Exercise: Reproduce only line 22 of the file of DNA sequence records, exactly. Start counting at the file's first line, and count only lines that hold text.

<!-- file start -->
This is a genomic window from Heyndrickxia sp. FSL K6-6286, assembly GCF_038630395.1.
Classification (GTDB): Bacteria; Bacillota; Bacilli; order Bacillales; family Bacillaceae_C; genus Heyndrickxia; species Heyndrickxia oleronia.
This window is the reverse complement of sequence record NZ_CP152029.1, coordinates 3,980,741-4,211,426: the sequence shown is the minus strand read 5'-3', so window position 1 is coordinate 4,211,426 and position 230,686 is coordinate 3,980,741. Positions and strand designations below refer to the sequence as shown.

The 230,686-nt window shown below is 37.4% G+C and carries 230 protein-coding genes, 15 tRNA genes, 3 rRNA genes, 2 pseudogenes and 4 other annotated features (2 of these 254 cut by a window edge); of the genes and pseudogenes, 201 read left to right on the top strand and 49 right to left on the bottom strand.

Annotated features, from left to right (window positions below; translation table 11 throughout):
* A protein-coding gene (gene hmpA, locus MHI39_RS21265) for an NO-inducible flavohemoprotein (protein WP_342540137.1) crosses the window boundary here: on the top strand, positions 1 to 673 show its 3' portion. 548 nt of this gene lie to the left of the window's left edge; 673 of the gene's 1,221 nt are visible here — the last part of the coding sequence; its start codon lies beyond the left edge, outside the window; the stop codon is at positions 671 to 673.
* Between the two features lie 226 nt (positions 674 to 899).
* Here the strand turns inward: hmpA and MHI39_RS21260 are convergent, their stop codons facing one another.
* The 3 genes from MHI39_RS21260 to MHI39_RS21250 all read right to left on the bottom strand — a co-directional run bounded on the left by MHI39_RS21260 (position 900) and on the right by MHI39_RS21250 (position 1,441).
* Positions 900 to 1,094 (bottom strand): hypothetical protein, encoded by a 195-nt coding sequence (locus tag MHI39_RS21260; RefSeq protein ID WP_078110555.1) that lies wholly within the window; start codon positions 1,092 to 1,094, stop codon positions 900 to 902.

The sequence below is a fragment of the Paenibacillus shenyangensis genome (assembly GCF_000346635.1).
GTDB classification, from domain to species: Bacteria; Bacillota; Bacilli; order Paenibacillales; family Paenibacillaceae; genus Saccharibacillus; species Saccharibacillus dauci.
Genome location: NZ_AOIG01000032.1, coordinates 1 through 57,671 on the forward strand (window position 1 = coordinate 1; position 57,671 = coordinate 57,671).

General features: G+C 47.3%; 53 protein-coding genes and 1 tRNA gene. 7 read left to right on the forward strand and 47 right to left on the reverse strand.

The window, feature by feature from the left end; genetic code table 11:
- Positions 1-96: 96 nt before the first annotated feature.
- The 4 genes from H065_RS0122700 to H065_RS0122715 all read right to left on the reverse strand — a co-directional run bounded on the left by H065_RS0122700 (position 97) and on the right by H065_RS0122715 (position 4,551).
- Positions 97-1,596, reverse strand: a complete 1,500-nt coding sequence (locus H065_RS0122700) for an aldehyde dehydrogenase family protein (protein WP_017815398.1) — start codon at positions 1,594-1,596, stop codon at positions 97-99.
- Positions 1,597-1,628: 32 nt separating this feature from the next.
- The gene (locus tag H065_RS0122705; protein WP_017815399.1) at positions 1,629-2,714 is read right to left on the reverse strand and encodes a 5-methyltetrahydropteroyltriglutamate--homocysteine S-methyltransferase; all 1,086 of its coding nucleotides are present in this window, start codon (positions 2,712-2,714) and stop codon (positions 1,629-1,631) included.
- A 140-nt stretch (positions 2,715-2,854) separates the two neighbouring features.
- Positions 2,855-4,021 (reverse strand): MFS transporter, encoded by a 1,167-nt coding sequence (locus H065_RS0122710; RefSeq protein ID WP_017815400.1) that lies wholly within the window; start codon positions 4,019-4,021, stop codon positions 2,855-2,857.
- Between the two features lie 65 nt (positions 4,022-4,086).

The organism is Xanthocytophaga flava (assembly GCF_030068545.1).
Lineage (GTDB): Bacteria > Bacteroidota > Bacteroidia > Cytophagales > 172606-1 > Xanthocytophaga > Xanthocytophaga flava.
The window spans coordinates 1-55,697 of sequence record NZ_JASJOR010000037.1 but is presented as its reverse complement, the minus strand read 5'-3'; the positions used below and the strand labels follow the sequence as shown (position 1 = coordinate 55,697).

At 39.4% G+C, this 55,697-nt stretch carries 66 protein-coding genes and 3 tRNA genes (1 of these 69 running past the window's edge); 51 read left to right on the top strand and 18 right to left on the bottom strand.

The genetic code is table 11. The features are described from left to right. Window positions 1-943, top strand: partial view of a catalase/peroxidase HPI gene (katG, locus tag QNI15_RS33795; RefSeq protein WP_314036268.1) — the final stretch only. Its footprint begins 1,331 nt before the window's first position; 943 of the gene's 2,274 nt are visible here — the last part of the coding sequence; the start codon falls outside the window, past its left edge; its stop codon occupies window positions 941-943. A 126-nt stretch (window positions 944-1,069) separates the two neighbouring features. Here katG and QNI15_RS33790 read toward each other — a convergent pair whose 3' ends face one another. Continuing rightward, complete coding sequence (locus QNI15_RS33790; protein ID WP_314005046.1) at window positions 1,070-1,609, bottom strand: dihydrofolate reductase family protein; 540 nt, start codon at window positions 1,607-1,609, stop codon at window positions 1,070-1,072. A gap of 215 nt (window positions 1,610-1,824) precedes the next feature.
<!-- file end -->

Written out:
- Positions 2,855-4,021 (reverse strand): MFS transporter, encoded by a 1,167-nt coding sequence (locus H065_RS0122710; RefSeq protein ID WP_017815400.1) that lies wholly within the window; start codon positions 4,019-4,021, stop codon positions 2,855-2,857.